Showing posts with label networking. Show all posts
Showing posts with label networking. Show all posts

13 September 2010

Setting up a PPTP VPN with KDE NetworkManager

Filed under "Notes to Myself". If this helps someone else out there, Good!

The problem: to VPN into a closed Microsoft-dominated network.

After 6 weeks of hacking at it, the client's network administrator finally managed to get the VPN set up on their office server (some version of Windows is involved, so no wonder it is an opaque and difficult process taking weeks and involving numerous reboots. I am frequently moved to wonder whether people actually enjoy the pain that results from using Microsoft software... I can't think of any other reason to use it.)

So it helps to have the admin tell you:
  • the gateway address for the VPN
  • your username and password
More importantly for a n00b to VPNs (i.e. me) it help to get told that
  • the VPN protocol is PPTP (MS proprietary AFAICT) and
  • that it requires some (MS peculiar) encrytion scheme (MPPE) to be used.
Surprise, surprise! Only took a day to figure these things out.

The rest of the trouble comes from Kubuntu Linux insisting on using the fucked-up awful NetworkManager. I could not find reliable/working information on setting up the correct config by hand, so was forced to rely on NM. Also tried Kvpnc, but could not make it work for the client network configuration.

NM insists on setting the default route for all network traffic to be via the VPN client network. Not what I want. I need on-going access to my own local network resources as well as the VPN resources (as well as my own internet connection) as I am developing stuff that relies on local resources to work. After starting the VPN, my machine's routing table looks like

Destination     Gateway         Genmask         Flags Metric Ref    Use Iface UGH   0      0        0 eth0 UGH   0      0        0 eth0 UH    0      0        0 ppp0   U     1      0        0 eth0     U     1000   0        0 eth0         U     0      0        0 ppp0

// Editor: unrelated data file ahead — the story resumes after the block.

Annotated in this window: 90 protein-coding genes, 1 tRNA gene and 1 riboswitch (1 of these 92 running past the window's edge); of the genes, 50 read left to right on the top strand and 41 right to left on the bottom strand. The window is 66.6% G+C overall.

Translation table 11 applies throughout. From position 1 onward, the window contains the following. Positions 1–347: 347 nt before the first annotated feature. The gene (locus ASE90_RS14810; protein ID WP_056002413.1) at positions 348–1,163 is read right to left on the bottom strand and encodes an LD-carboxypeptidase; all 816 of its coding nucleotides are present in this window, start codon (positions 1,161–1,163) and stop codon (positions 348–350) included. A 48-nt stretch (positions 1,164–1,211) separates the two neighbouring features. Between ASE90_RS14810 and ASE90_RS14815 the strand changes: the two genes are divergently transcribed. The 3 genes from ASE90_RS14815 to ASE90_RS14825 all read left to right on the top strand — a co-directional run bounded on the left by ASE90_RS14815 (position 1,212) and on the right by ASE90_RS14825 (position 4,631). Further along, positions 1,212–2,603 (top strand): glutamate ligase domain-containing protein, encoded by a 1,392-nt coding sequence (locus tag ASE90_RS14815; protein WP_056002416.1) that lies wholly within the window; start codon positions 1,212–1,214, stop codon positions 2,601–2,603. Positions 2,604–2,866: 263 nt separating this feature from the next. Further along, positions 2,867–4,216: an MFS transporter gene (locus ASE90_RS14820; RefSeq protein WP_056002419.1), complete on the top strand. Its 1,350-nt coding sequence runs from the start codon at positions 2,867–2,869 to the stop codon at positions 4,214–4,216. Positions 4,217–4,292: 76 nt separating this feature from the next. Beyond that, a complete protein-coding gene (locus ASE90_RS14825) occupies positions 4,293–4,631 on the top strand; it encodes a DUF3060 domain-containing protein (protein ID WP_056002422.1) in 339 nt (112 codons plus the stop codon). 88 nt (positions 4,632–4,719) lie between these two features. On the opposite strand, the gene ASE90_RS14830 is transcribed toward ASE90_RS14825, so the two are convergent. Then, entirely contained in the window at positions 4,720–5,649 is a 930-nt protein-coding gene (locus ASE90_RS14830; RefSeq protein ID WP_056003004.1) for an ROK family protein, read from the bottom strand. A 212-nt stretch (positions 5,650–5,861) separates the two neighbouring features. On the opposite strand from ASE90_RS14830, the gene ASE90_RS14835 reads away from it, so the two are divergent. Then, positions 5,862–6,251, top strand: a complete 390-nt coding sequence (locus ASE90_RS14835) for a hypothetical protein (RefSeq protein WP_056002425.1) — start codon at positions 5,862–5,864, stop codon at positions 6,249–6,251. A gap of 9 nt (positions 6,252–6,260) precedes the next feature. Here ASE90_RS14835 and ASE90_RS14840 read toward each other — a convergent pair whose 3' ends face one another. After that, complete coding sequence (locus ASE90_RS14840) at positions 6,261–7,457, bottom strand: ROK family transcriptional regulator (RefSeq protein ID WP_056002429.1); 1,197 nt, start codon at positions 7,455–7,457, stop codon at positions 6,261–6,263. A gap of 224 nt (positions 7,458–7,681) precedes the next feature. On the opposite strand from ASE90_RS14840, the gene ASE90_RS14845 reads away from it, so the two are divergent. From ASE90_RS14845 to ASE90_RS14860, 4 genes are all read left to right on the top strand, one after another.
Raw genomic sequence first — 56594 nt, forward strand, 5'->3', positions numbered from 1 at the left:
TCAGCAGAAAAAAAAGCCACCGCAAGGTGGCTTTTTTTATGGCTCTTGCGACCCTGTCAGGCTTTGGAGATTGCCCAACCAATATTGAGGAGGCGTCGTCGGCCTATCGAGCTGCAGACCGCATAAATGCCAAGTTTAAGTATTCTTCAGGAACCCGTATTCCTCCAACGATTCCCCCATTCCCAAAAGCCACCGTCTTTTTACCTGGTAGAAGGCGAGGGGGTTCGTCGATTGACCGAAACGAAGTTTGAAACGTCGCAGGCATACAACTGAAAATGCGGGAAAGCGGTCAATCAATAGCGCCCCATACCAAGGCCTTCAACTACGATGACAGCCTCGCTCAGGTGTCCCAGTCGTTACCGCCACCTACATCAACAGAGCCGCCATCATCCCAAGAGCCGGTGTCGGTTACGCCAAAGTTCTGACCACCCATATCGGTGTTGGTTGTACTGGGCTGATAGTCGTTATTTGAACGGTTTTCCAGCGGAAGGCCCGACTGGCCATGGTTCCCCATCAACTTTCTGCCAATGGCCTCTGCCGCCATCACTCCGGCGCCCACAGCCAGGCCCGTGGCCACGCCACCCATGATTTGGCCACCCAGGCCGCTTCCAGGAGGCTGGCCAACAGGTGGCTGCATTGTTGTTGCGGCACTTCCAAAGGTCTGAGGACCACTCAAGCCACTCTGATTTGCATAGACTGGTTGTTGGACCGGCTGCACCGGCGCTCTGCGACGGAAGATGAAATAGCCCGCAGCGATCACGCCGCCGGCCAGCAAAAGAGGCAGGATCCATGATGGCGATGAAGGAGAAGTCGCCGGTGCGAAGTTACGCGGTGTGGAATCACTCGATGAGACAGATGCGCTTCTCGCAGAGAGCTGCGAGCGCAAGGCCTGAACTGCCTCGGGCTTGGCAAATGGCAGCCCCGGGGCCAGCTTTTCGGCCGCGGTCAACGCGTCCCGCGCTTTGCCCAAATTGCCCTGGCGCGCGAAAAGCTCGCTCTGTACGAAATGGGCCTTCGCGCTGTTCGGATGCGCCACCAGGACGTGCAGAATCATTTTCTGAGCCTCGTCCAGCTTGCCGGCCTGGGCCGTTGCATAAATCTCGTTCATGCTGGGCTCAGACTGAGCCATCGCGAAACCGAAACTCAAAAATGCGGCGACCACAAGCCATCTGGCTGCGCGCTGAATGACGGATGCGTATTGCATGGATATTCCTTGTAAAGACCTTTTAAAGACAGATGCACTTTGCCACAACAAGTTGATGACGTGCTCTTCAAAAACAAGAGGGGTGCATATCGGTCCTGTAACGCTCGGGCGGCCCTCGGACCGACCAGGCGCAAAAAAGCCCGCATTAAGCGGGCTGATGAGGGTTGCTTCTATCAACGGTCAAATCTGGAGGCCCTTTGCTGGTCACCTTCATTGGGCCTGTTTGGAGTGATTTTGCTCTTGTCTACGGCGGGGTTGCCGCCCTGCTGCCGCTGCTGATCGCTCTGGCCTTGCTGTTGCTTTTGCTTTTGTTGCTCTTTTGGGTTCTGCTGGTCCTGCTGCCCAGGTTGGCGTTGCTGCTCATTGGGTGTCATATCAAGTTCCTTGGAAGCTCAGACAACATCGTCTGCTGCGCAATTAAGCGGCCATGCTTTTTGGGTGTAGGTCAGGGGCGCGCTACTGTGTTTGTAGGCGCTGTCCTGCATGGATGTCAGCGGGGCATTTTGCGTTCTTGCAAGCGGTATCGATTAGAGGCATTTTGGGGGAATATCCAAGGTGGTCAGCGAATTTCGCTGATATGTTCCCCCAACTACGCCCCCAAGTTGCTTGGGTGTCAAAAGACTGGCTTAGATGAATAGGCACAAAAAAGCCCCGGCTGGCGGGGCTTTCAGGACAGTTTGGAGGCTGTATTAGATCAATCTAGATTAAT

( is my own local net; is the client's network.)

Note that last line. There's the troublemaker. I don't want all traffic routed to the VPN by default. I tried every possible combination of settings in the KNetworkManager applet, especially those that claim to prevent the VPN from overriding the automatic routing. I tried manually setting all the VPN info (IP address, netmasks, etc.) but that fails to work either.

Ultimately I resorted to a workaround. Accept the crappy routing that NM sets up for me, then fiddle with the routing tables by hand:
$ sudo route del -net ppp0
$ sudo route add -net netmask gw dev eth0
These 2 lines get me a sensible default route outta here, and
$ sudo route add -net netmask dev ppp0
gets me a route to all the client-network resources (albeit without any DNS lookups for their subdomain; this I can live without, since there are only a small handful of machines I need access to.)

The resulting routing table:
Destination     Gateway         Genmask         Flags Metric Ref    Use Iface UGH   0      0        0 eth0 UGH   0      0        0 eth0 UH    0      0        0 ppp0   U     1      0        0 eth0   U     0      0        0 ppp0     U     1000   0        0 eth0         UG    0      0        0 eth0

Can't say it's pretty, but it works.

10 September 2009

Network Disasters Happen in Threes Fours

Only 9 more sleeps to go...

Strike 1: Last week, disaster struck in the form of a 2-day DSL outage. Telkom -- my current DSL provider -- blithely went and cleared the fault ticket after 24hours -- without any consultation with me -- because their test centre said that my router was getting a connection to the local exchange. The ticket comment was, "Fault closed at customer request." Liars!

Much wailing and gnashing of teeth later, they discovered that a whole lot of people in the area were experiencing the same problems: very sporadic connectivity with almost no traffic getting through. Turned out to be a fault on the exchange itself.

Strike 2: On the same day that this problem started, my London-housed server went down for Reasons Unknown. Of course I was blissfully unaware of it until Friday. 2 days of server outage. Then my service provider there was terribly slow to rectify the problem (which -- as the universe will insist upon -- involved a fractal nesting of sub-problems with their own sub-sub-problems ad mandelbrot.) As I write, the server is still only partially up. Apache service -- the one my paying customers rely on -- is up and working fine on one IP address, but Tomcat, hosting my personal and "corporate" sites, blogs and wikis still cannot talk through the other IP address. The service I get from VAServ is pretty kak, but not so kak as to be noteworthy -- they really are giving me a very low-cost package, and, as always, You Gets What You Pays For.